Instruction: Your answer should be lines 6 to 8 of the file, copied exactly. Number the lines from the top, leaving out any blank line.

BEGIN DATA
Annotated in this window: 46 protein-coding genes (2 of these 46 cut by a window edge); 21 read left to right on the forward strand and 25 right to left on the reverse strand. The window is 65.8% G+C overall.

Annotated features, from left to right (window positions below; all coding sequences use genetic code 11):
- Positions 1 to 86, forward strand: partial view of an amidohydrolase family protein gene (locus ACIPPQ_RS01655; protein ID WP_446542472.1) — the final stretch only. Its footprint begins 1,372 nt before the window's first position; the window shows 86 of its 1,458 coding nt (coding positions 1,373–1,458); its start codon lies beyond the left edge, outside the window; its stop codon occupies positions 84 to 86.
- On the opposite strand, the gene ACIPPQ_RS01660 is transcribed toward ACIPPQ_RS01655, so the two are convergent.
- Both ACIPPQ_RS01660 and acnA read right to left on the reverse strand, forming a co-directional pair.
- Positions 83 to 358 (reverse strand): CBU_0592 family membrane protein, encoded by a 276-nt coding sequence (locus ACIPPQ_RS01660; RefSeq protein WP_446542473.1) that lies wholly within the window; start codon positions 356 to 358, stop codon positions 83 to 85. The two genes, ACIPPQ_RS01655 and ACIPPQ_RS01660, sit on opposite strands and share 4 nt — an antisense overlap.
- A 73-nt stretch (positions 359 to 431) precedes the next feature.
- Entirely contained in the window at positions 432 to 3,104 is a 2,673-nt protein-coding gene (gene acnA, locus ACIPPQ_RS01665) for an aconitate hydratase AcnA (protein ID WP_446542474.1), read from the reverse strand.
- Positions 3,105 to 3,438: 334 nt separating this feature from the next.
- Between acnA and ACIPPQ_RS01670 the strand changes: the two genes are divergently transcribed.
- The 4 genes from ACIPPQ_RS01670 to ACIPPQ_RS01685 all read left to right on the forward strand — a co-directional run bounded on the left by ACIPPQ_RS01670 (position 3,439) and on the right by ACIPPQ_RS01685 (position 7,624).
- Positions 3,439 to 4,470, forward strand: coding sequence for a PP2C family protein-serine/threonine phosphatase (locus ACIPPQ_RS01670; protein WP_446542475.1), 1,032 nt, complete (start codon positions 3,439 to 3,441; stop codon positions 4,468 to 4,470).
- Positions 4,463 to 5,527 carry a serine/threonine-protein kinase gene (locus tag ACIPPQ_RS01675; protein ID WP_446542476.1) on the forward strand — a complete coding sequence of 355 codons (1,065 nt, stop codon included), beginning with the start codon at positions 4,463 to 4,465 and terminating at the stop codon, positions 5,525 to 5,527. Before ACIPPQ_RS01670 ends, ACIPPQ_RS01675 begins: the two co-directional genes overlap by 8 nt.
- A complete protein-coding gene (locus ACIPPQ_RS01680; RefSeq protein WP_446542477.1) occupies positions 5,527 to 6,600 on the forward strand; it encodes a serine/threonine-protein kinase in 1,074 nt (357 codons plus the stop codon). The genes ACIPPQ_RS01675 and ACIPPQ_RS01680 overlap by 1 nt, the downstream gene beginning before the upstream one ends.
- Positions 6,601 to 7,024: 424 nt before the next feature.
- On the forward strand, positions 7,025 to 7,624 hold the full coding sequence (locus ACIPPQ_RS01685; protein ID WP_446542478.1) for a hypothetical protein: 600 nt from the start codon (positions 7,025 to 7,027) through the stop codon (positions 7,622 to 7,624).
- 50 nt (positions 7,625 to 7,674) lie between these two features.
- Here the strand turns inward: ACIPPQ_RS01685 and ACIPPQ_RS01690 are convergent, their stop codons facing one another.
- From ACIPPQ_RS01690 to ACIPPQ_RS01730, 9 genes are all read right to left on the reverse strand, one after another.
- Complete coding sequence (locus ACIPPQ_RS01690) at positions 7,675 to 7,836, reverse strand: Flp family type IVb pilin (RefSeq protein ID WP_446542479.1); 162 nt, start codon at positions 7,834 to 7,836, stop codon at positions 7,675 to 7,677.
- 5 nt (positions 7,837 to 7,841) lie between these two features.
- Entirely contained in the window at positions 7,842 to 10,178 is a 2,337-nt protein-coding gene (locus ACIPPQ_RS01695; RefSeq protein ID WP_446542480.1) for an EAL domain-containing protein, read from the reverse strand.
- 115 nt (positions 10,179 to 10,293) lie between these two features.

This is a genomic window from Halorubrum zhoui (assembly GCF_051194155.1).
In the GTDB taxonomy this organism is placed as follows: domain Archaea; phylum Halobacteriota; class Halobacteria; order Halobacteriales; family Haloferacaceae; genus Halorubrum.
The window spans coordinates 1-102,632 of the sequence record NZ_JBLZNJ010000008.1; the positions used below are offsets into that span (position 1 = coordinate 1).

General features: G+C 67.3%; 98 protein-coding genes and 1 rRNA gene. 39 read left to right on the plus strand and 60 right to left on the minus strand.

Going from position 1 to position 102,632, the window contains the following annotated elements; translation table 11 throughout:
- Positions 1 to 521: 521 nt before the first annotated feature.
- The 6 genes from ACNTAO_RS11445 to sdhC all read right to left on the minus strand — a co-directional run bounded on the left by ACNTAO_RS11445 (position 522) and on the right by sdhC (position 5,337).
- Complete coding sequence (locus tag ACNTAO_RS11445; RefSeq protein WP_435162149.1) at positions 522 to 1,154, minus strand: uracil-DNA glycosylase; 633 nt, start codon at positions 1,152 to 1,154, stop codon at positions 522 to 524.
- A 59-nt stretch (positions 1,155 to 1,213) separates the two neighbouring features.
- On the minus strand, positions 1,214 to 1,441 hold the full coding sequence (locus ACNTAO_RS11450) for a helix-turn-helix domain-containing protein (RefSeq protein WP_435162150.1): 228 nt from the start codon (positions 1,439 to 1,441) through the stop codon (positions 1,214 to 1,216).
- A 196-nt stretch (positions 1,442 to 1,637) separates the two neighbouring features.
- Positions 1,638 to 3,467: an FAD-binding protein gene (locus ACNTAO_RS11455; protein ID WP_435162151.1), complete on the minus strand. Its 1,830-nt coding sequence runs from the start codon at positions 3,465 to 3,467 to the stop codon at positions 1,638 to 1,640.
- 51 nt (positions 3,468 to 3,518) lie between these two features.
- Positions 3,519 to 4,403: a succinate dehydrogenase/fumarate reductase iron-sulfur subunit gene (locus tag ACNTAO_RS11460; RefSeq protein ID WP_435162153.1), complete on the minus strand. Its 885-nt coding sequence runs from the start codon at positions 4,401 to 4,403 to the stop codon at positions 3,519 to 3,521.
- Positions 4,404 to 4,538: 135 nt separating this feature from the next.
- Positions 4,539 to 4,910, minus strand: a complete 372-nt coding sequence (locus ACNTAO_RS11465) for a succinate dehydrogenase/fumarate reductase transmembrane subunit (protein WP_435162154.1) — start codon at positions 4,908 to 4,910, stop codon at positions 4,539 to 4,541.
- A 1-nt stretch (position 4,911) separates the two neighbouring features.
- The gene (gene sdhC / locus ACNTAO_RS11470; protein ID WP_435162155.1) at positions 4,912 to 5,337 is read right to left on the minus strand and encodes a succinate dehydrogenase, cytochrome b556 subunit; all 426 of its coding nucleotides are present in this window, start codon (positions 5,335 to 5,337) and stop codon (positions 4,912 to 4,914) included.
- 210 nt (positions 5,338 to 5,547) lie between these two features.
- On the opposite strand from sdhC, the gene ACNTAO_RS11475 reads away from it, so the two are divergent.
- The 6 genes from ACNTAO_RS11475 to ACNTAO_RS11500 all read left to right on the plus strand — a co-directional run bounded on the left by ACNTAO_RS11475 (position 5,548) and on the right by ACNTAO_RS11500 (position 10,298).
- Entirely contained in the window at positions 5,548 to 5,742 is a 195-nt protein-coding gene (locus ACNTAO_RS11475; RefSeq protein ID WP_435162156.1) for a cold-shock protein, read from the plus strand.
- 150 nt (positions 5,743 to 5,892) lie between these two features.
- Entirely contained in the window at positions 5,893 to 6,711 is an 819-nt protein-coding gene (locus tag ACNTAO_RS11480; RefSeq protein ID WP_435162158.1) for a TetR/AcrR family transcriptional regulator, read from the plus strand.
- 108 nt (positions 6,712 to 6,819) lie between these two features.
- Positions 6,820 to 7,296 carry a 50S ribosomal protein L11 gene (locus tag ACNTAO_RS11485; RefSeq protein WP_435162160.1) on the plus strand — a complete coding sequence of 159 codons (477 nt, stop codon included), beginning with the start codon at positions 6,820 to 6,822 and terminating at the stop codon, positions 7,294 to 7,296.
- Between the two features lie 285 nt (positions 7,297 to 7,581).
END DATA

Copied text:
- Positions 83 to 358 (reverse strand): CBU_0592 family membrane protein, encoded by a 276-nt coding sequence (locus ACIPPQ_RS01660; RefSeq protein WP_446542473.1) that lies wholly within the window; start codon positions 356 to 358, stop codon positions 83 to 85. The two genes, ACIPPQ_RS01655 and ACIPPQ_RS01660, sit on opposite strands and share 4 nt — an antisense overlap.
- A 73-nt stretch (positions 359 to 431) precedes the next feature.
- Entirely contained in the window at positions 432 to 3,104 is a 2,673-nt protein-coding gene (gene acnA, locus ACIPPQ_RS01665) for an aconitate hydratase AcnA (protein ID WP_446542474.1), read from the reverse strand.